Episode 30: Milk and Water
On the next episode, screening 24th October 2015 at 7pm on TV ONE:
“Milk and Water”
Stu Muir has been called an “environmental pioneer” and a poster-boy for wetland restoration. Stu and his wife, jeweller Kim Jobson, have shouldered the responsibility for restoring a couple of hundred hectares of estuarine swamp at the mouth of the mighty Waikato River to its pristine state. The tidal wetland borders his 400 acre dairy farm at Aka Aka. It was a central part of his childhood - Stu grew up eeling, duck-shooting, canoeing and building huts here. These days his children are doing the same things so his emotional connection to it is strong.
The Muir clan arrived in New Zealand from Scotland in 1842 and started farming here in the 1860s - Stu’s kids are sixth generation on this land. Stu reckons his ancestors drank from these waterways and his kids should at least be able to swim in them.
He is very aware of his relationships with his Maori neighbours and the local iwi – Tainui. He learnt to speak Maori down at the local pub drinking with his Maori mates and their parents and grandparents. A whare on the farm was both an after-hours drinking spot for locals and a place where Stu could absorb Maori culture from the kuia.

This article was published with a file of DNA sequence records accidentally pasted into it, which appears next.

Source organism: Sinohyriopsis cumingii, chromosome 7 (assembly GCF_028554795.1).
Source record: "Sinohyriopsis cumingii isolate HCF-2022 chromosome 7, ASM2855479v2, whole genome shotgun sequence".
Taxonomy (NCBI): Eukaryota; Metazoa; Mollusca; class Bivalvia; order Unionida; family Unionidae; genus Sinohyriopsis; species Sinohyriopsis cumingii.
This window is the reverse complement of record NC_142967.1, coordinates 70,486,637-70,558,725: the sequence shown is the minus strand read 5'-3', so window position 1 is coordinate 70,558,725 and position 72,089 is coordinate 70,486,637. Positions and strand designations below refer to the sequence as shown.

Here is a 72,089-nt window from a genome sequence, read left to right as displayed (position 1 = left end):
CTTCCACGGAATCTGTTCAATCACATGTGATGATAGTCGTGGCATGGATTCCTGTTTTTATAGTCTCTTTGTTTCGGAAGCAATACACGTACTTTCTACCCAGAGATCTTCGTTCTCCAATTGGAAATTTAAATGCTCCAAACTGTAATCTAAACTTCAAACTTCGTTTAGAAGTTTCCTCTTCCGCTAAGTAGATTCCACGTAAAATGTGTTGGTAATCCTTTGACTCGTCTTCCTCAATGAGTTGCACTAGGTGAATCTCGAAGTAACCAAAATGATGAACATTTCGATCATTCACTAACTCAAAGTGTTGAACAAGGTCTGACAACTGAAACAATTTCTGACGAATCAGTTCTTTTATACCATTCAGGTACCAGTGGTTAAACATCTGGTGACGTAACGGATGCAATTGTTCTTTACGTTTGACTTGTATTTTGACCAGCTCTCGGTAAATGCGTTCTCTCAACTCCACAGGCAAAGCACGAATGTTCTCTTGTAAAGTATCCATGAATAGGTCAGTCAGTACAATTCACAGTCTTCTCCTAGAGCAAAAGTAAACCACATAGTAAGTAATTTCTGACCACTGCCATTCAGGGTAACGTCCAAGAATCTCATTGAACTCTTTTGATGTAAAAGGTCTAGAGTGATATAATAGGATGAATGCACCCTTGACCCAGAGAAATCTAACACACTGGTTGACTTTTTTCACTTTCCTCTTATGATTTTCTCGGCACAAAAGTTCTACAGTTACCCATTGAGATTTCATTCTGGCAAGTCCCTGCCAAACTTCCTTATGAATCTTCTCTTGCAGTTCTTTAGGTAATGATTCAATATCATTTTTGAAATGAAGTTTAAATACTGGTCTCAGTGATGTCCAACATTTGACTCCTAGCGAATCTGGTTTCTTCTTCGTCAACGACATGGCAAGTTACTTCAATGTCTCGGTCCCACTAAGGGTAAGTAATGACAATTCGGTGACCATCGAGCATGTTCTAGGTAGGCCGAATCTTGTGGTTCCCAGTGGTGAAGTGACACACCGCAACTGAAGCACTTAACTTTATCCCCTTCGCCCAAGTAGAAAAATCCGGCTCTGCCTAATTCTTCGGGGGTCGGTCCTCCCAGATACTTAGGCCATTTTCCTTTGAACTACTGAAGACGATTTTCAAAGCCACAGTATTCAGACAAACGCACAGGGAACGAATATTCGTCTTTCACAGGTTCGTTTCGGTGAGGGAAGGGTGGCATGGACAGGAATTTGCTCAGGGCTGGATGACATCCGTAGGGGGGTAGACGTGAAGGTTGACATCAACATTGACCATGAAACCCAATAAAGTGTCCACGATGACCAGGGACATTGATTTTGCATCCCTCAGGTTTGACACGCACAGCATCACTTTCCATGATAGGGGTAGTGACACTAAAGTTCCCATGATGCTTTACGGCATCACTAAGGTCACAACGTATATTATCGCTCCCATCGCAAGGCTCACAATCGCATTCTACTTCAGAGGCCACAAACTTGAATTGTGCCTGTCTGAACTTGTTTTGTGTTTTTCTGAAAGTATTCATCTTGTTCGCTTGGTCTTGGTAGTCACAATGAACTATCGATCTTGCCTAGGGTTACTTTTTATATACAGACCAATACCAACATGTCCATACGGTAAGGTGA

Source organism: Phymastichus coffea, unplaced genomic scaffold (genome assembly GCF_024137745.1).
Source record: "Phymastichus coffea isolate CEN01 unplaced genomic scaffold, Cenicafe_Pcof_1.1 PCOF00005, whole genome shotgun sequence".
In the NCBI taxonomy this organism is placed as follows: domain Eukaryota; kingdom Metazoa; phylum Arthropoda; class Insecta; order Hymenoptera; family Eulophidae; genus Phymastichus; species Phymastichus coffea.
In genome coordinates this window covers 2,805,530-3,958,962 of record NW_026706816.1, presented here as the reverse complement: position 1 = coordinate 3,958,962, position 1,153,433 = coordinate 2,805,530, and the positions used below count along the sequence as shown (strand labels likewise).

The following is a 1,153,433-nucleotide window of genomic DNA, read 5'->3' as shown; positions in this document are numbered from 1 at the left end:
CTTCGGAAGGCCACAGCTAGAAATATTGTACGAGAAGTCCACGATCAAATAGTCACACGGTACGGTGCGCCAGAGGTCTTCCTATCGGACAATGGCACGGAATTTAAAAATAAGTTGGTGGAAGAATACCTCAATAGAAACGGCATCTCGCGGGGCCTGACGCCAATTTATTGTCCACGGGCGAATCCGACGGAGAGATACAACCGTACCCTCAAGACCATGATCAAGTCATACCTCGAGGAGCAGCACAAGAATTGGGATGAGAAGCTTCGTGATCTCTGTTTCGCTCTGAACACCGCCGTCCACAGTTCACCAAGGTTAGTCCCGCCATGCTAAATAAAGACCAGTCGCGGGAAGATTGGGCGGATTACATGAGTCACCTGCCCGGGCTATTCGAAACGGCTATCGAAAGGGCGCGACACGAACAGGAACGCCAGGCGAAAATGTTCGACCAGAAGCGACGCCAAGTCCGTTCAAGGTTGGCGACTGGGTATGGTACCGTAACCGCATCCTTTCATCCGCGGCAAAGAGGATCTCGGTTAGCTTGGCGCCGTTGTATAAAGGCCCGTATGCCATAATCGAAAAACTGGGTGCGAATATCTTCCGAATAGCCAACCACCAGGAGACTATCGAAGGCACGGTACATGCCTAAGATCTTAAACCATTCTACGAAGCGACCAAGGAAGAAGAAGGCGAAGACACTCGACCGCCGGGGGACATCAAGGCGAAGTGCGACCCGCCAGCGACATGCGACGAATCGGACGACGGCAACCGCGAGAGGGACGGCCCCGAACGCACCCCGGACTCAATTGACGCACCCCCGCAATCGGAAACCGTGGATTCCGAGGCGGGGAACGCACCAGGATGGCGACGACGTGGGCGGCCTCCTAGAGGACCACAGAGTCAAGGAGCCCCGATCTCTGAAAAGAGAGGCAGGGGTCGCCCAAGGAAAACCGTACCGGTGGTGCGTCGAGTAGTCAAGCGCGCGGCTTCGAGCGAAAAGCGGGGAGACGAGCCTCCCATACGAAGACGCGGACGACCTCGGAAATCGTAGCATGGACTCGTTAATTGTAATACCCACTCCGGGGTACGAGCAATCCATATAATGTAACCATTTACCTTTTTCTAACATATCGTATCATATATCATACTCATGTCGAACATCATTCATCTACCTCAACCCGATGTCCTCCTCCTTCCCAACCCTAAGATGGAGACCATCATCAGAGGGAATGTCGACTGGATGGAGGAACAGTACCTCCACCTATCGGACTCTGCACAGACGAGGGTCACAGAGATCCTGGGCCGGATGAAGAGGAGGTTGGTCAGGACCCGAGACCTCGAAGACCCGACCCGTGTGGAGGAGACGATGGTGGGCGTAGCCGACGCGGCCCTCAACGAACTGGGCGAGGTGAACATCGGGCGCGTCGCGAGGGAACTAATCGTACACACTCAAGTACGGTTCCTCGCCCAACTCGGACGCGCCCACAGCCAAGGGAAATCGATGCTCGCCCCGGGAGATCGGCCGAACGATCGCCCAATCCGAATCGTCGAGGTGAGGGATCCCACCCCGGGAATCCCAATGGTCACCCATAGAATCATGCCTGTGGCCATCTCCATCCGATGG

The wetland restoration was started by Stu’s father but recently Stu has stepped up the project by a massive amount. When Tainui’s Waitangi Claim on the river was settled and Tainui regained kaitiaki status – guardianship - of the river, the Waikato River Authority was set up jointly by Tainui and the Crown to manage its health. The work was originally funded out of Stu and Kim’s pocket, but for the last couple of years the Authority has helped fund the work, with the money being used for pest control, channel clearance, digger hire and planting. Stu regards the project, and through it his relationship with Tainui and the river, as a good example of the concept of partnership inherent in the Treaty.
Stu’s agenda is not just altruistic. He is a keen white-baiter and the river banks were once a whitebait hatchery where, on a spring tide, the inanga would lay their eggs. While a healthy river estuary is the aim, a renewal of the old whitebait spawning grounds would please him greatly. There is nothing he likes more than a feed of the translucent little delicacies.
It’s dirty work. Stu is often up to his chest in the swamp. Contractors work a digger and Muir works a chainsaw, while Jobson and friends plant. The local Aka Aka Primary School, south-west of Waiuku, has an ongoing relationship with the wetland and visits to help with planting and watch progress on the whitebait spawning habitat regeneration project. This year 9000 natives will go in.
Waikato River Authority trust fund manager Sean Newland says Muir is a pioneer. "People have seen the work that Stuart's done and others along the river are picking up on that. People look over the fence, they see what someone else is doing... and they want to be a part of it."
Newland says anyone can plant 10 trees - it's the grit to plant 10,000 in swampland that sorts the hobbyist from the environmentalist.
For more about some environmental initiatives underway in the Waikato , visit:
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Ó TVNZ 2015